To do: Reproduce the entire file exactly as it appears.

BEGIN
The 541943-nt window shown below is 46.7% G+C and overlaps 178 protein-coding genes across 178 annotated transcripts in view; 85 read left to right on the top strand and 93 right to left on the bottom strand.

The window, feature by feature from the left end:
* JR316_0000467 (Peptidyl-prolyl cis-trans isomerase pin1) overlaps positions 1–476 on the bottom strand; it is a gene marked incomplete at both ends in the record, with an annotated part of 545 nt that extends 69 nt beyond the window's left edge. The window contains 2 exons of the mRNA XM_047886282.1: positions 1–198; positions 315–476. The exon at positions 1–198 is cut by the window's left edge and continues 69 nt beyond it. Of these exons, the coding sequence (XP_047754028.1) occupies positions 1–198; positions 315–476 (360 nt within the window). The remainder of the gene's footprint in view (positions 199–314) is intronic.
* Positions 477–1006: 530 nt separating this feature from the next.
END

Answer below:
The 541943-nt window shown below is 46.7% G+C and overlaps 178 protein-coding genes across 178 annotated transcripts in view; 85 read left to right on the top strand and 93 right to left on the bottom strand.

The window, feature by feature from the left end:
* JR316_0000467 (Peptidyl-prolyl cis-trans isomerase pin1) overlaps positions 1–476 on the bottom strand; it is a gene marked incomplete at both ends in the record, with an annotated part of 545 nt that extends 69 nt beyond the window's left edge. The window contains 2 exons of the mRNA XM_047886282.1: positions 1–198; positions 315–476. The exon at positions 1–198 is cut by the window's left edge and continues 69 nt beyond it. Of these exons, the coding sequence (XP_047754028.1) occupies positions 1–198; positions 315–476 (360 nt within the window). The remainder of the gene's footprint in view (positions 199–314) is intronic.
* Positions 477–1006: 530 nt separating this feature from the next.